How to Make Authentic Chinese-Take Out

A Plate of General Tso's Chicken

For many, Chinese food has become a traditional go-to for alternative holiday food. This tradition seems to have begun in New York City as early as the 1800s, where many immigrants from cultures that don't typically celebrate Christmas had the time to spend with family but did not have the same Christmas traditions. The combination of Christmas Eve or Christmas day and Chinese food has become iconic for many Americans.

Today, we would love to share with you some recipes for you to be able to make some of the most famous American Chinese dishes in your very own home this year, whether it's to carry on the tradition or to create a new Christmas tradition!

General Tso's Chicken

There are several stories about the origin of this beloved American-Chinese dish. Some believe the dish originates from a simple Hunan chicken dish, while others argue the recipe was invented by a Taiwan-based Hunane cuisine chef Pen Chang-Kuei. Further, New York's Shun Lee Palaces was the first restaurant to serve General Tso's chicken, created by a Chinese immigrant chef, T.T. Wang, in 1972. Wherever the origin and whoever invented it, General Tso's has become one of the most popular, widely known American-Chinese dishes to be ordered around the country. Here's how you can make this sizzling, delicious dish at home.


For the Chicken Marinade:

  • 3 tablespoons of soy sauce, light or all-purpose
  • 1 tablespoon Hoisin sauce
  • 1 tablespoon rice vinegar
  • 2 tablespoon chili paste, such as Sambal Oelek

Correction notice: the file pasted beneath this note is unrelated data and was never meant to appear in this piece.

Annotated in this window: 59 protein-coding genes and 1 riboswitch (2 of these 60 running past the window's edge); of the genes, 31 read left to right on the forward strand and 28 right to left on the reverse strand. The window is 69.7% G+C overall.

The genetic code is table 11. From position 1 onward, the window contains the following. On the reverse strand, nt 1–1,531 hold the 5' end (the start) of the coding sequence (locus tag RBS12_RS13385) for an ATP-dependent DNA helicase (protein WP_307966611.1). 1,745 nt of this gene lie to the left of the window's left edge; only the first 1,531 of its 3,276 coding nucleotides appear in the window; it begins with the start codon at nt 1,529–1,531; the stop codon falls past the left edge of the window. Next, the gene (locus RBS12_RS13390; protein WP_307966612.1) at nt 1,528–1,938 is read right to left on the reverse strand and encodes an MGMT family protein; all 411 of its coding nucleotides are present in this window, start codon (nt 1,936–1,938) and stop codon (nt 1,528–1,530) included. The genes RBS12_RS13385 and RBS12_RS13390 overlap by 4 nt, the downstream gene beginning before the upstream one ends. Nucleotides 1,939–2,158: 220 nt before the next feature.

• 1 teaspoon of toasted sesame oil
  • 3 tablespoons brown sugar
  • 1 tablespoon cornflour or cornstarch
  • ¾ cup chicken stock or broth
  • 1 pinch of white pepper

For the Chicken Batter and deep frying:

  • 4 cups vegetable or peanut oil for frying
  • 1 large egg
  • 1 and ½ pounds of boneless, skinless chicken thighs or breasts, cut into 1 and ½ inch pieces
  • 1 teaspoon salt
  • 1 pinch of white pepper
  • 1 cup of cornstarch

For the Sauce:

  • 2 tablespoons vegetable oil
  • 3 tablespoons chopped green onion
  • 1 clove garlic, minced
  • 6 dried whole Thai chilis or dried red chilis
  • 3 tablespoons brown sugar
  • 1 strip of orange zest
  • ¼ cup soy sauce
  • 3 tablespoons chicken broth
  • 2 tablespoons peanut oil
  • 1 tablespoon rice vinegar
  • ¼ teaspoon fresh ground ginger
  • 2 teaspoons cornstarch
  • ¼ cup of water

How to Make:

  1. Mix the marinade ingredients in a large container for the chicken with a lid.
  2. Chop chicken into the marinade, and cover and refrigerate for at least 30 minutes to an hour.
  3. Prepare the sauce, and set aside. Preheat the vegetable or peanut oil in a deep fryer or large saucepan to 375 degrees F or 190 degrees C.
  4. Remove chicken from the fridge, drain excess liquid, and set aside. In a large mixing bowl, whisk the egg. Add the marinated chicken, salt, brown sugar, and pepper, and mix well. Add the cornstarch, mixing a bit at a time until the chicken is thoroughly coated.